Can you hear that sound? It’s the sound of the telecom troops stepping up their lobbying effort on Capitol Hill in Washingon, and on Parliament Hill in Ottawa. And the subject of this effort? The “need” for a two-tiered Internet. The telcos don’t call it that, of course, but that’s what it will amount to. As Rob Hyndman points out, this “war on net neutrality” could be the issue of the year for the tech sector.
As so eloquently stated by AT&T CEO Ed “Google better pay for access to our pipes” Whitacre and BellSouth CTO Bill “pay up or watch your download crawl” Smith, telcos in the U.S. and Canada want the ability to structure their networks so that their own applications and data — streaming video to your cellphone, for example — work faster and better than others. (Om Malik notes that the FCC seems to favour the telcos).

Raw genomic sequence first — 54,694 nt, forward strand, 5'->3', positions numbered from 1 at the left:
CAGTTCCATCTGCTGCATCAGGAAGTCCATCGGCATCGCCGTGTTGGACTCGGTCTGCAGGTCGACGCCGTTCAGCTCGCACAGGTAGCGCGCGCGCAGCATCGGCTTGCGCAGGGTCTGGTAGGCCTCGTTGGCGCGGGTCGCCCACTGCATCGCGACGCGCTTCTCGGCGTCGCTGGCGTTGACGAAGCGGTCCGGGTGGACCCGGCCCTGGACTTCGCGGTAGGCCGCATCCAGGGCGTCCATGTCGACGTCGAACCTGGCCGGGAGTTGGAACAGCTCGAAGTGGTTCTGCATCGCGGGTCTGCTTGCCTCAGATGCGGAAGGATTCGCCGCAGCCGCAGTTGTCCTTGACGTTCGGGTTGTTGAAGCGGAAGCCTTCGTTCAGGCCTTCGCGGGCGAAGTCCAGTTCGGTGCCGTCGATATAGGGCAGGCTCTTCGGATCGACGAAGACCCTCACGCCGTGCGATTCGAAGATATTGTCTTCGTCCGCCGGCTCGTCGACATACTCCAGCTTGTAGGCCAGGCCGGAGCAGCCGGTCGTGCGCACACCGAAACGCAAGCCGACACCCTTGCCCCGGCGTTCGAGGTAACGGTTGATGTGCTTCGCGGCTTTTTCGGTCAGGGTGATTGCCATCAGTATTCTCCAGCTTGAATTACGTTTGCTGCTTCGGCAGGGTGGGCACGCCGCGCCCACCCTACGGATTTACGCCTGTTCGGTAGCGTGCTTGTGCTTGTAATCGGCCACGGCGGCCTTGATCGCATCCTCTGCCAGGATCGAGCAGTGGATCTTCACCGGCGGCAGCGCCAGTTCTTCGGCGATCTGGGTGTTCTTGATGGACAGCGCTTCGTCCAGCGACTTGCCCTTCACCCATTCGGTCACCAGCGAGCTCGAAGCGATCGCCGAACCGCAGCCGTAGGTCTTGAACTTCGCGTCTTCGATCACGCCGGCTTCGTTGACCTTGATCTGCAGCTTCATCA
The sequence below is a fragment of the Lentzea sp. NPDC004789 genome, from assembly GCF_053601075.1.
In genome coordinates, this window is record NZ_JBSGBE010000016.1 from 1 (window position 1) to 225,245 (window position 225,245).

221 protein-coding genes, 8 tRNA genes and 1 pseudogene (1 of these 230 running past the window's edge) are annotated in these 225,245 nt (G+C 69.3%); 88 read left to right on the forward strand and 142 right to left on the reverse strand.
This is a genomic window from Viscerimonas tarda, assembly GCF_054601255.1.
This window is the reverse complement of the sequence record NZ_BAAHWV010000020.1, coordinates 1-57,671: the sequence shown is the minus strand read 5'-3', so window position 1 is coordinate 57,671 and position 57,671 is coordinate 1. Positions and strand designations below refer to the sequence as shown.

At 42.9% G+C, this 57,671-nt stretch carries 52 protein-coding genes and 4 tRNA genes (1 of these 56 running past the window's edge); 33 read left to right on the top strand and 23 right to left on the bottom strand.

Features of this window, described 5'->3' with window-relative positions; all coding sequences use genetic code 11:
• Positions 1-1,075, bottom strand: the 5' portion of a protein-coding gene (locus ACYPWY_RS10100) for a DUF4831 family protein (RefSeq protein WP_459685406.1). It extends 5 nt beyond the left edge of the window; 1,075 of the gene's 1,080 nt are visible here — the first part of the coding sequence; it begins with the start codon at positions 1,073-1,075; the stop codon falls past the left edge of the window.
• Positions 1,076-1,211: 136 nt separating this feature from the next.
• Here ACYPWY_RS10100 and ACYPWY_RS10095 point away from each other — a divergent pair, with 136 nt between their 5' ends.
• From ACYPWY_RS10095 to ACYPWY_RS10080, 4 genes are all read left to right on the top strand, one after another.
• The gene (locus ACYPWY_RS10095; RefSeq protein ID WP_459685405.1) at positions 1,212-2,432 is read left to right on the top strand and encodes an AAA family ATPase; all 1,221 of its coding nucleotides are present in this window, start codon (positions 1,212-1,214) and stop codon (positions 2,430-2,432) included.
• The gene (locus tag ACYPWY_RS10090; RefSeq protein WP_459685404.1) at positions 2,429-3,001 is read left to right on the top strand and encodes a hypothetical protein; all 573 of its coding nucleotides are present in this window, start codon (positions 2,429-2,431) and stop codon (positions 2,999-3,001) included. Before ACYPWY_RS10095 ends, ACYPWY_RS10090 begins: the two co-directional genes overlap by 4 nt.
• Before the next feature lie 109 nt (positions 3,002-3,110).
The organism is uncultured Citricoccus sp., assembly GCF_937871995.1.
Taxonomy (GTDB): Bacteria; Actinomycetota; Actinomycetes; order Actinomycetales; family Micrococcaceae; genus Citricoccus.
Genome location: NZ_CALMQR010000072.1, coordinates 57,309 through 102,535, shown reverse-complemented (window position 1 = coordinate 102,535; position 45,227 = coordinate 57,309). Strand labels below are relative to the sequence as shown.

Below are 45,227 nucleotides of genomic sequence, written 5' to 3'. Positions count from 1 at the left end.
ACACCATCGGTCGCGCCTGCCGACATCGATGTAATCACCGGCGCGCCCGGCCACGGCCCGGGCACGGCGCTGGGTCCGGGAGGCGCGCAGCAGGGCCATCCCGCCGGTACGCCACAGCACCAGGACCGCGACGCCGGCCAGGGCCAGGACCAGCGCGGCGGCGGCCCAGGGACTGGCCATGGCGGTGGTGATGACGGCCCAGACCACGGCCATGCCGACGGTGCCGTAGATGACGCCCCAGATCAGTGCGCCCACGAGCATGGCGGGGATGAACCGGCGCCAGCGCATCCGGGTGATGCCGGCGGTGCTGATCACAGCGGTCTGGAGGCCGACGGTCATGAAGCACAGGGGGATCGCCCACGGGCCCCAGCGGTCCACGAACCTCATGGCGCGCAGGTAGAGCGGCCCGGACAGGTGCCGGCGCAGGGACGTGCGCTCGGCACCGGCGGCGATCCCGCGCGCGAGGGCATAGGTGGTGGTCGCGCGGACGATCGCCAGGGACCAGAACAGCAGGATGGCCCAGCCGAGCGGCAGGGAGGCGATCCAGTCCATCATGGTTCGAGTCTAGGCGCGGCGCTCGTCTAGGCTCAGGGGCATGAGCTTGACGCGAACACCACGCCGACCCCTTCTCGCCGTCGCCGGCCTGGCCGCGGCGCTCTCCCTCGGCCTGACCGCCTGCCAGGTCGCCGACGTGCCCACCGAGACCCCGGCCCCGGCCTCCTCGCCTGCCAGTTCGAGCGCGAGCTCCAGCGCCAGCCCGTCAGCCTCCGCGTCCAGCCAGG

Remember the idea of a “common carrier,” where phone companies provided networks that anyone could make use of, in return for regulated rates of return? That’s history. It’s easy to see why the telcos are making this pitch — they don’t get the nice rates of return any more, and their legacy business is being eaten away by low-cost VOIP services, so you can see why they’d want to rig their networks for their own benefit. But that doesn’t mean they should be allowed to.
For an eloquent explanation of why losing “network neutrality” would be bad, see Vint “father of the Internet” Cerf’s submission here. And Canadian columnist and technology-law expert Michael Geist has written a nice column on the subject.